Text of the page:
Backup Servers: Give backup servers higher priority numbers (10, 20, etc.). In order to provide redundancy and reduce downtime, these servers are used in the event that the primary server is unavailable.

Step 3: Put Load Balancing Into Practice

Load Balancing: If you have multiple mail servers capable of handling your email volume, you can assign them the same priority. This distributes the incoming email load evenly across servers, optimizing performance.

Redundancy: By setting up backup MX Records with higher priority numbers, you create a failover system. Email connectivity is maintained by automatically rerouting email traffic to the backup servers in the event that the primary server fails.

Step 4: Upkeep and Observation

Keep an eye on the performance of your mail servers and change the MX Record settings as necessary. Ensure your backup servers are always ready to take over in case the primary server goes down, and keep your server configurations up to date to handle the emails efficiently.

Troubleshooting: Common MX Records Issues

Resolving typical MX Record problems is essential to combat email deliverability problems. Here's how to recognize and fix a few of the most typical problems:

Emails Are Not Arriving

Check MX Record Configuration: Ensure your MX Records are correctly configured in your DNS settings. 

Verify DNS Propagation: It may take up to 48 hours for your MX Record modifications to take effect on the internet. Check whether your MX Records have propagated correctly using online tools.

Emails Landing in Spam

Inspect Email Authentication Records: Alongside MX Records, ensure that your SPF, DKIM, and DMARC records are correctly set up. These records help verify your domain’s identity and can affect email deliverability.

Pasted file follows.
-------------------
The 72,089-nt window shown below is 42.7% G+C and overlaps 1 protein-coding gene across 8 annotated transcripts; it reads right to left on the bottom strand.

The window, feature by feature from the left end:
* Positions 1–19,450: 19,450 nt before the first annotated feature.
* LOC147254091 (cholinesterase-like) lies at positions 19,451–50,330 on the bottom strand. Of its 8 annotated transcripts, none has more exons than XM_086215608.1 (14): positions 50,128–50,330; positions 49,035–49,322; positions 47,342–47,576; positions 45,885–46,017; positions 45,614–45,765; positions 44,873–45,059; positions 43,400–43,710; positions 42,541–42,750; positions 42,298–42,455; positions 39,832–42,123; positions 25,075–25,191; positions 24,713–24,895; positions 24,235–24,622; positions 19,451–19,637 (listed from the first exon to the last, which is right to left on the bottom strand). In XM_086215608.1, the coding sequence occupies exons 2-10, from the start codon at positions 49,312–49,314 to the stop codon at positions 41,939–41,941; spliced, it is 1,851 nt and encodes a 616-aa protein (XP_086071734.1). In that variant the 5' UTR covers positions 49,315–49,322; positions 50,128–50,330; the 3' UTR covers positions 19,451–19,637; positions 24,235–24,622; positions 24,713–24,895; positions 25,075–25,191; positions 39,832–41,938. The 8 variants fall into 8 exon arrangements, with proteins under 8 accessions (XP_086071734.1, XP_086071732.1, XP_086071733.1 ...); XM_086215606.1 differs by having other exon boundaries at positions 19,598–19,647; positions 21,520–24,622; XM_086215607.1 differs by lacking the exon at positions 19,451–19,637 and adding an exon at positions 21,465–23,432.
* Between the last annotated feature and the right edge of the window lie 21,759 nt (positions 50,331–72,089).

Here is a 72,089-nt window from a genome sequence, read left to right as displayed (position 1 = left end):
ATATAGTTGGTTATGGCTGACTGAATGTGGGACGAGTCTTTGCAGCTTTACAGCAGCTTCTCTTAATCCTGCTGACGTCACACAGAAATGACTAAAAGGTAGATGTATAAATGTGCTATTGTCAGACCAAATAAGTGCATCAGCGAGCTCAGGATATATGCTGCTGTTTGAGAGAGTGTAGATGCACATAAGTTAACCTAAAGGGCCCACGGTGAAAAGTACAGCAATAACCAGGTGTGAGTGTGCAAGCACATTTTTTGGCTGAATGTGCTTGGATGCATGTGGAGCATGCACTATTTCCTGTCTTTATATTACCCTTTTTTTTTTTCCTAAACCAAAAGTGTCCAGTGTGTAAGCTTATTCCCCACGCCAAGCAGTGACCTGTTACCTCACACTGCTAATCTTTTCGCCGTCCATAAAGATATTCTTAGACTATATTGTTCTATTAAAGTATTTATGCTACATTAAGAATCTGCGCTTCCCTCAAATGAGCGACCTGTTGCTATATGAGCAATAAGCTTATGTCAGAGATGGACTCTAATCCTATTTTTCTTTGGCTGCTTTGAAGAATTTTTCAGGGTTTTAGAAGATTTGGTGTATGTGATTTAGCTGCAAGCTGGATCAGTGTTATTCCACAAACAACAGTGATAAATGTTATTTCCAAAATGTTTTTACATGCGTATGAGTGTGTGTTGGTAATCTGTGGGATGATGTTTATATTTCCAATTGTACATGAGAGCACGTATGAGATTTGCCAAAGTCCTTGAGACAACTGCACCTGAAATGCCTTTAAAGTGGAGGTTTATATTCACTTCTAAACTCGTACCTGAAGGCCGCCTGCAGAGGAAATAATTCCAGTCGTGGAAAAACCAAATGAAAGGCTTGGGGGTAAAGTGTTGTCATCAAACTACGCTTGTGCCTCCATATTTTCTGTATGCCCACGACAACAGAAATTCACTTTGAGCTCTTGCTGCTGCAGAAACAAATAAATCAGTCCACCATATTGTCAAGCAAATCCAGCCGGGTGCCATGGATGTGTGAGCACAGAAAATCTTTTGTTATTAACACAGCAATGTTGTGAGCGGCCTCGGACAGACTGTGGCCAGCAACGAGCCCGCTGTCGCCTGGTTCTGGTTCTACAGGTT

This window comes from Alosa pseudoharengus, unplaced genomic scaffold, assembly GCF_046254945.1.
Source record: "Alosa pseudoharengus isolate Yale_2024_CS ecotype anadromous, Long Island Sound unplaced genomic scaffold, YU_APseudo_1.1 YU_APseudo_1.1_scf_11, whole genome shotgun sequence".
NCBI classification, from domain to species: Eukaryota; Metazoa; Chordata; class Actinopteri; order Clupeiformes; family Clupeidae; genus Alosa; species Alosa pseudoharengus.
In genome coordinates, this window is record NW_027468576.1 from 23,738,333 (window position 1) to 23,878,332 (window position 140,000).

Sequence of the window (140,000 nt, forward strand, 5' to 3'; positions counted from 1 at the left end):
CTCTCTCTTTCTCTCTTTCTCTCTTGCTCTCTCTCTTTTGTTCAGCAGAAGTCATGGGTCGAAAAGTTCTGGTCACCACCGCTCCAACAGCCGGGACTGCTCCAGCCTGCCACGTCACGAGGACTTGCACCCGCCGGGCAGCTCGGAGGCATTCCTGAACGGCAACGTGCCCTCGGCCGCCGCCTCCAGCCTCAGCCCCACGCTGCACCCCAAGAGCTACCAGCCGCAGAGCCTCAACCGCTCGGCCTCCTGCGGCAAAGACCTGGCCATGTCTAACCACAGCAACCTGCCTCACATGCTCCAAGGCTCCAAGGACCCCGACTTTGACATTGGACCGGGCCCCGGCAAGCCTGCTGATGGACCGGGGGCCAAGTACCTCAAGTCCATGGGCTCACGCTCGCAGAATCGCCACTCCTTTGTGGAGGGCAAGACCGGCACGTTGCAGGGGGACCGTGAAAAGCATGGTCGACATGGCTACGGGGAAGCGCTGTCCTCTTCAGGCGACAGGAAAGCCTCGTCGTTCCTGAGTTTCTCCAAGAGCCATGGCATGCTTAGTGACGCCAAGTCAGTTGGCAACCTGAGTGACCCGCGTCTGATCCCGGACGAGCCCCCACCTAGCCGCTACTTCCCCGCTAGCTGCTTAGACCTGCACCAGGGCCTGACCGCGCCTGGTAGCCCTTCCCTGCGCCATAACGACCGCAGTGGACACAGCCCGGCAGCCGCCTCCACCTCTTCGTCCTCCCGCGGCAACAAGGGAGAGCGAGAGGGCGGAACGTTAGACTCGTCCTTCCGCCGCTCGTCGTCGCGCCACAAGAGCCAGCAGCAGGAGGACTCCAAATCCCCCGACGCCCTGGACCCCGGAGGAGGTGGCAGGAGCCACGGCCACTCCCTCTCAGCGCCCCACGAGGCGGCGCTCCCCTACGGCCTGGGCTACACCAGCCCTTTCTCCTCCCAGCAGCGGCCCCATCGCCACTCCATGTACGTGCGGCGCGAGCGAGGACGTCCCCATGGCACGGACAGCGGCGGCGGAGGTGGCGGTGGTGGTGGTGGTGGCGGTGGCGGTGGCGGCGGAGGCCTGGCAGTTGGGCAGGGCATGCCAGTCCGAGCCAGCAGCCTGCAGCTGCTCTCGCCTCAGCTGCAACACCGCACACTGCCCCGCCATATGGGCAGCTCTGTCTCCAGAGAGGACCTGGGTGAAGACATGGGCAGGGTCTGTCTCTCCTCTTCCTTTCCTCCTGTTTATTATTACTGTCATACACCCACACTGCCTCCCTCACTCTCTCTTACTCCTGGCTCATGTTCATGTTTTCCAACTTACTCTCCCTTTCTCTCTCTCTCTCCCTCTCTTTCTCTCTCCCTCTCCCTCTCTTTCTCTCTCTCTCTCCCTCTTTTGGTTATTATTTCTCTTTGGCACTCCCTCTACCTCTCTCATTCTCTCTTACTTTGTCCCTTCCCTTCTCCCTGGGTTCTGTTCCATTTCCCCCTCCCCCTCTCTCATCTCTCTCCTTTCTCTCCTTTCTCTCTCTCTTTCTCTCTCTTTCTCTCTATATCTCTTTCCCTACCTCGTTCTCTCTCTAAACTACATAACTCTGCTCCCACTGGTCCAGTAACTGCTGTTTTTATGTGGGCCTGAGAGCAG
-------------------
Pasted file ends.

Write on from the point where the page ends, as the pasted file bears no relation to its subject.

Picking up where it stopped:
Check for Blocklisting: Your domain or IP address might be on a blocklist due to previous spam activities. Use blocklist lookup tools to check your status and request removal if necessary.

Server Not Accepting Emails

SMTP Tests: Conduct SMTP connection tests to verify that your mail server is actively accepting connections. These tests can help identify issues with your server configuration or network problems preventing email acceptance.

Examine Server Logs: Server logs can provide clues to why emails are being rejected. Look for error messages related to SMTP communication or specific rejection codes that can guide your troubleshooting.

Blocklists: Organizations and anti-spam entities to prevent unwanted emails from reaching users' inboxes. 

MX Records & Email Verification

Email validation is the process of checking whether an email address is valid, deliverable, and active. This involves several steps to verify a email address, such as:

Server Existence Check: The first step in verifying an email address involves querying the domain's MX records. This step confirms whether the domain is configured to accept emails, indicating that the email address has a valid domain with a mail server ready to receive messages.

Prioritizing Mail Servers: MX records include priority information, which helps email verification services determine which mail server to query first. This is crucial for accurately assessing whether the email service configuration can potentially be delivered.

Directing Verification Requests: By identifying the mail exchange servers through MX records, verification services can directly interact with the server to further validate the email address, using techniques like SMTP protocol without actually sending an email.

To check whether you have a valid and verified email address, you can hop on to Abstract API’s free email validation and verification API.

Examples of MX Record Configurations

MX Record ConfigurationsDomainRecord typePriorityValueTTL (secs)Single Mail Serverexample.comMX10mail.example.com3600Primary and Backup Mail Servermybusiness.comMX10primary-mail.mybusiness.com7200Multiple Backup Serversourorganization.orgMX10smtp1.ourorganization.org86400Load Balanced Configurationexample.netMX10mx1.example.net3600

The Importance of Email Verification in MX Record Configuration

It is impossible to overestimate the significance of email verification in MX record configuration, particularly in the current digital environment where secure email delivery is crucial. Ensuring the validity and deliverability of email addresses is vital when wanting to prevent email spoofing and improving email communication integrity. This is achieved through email validation.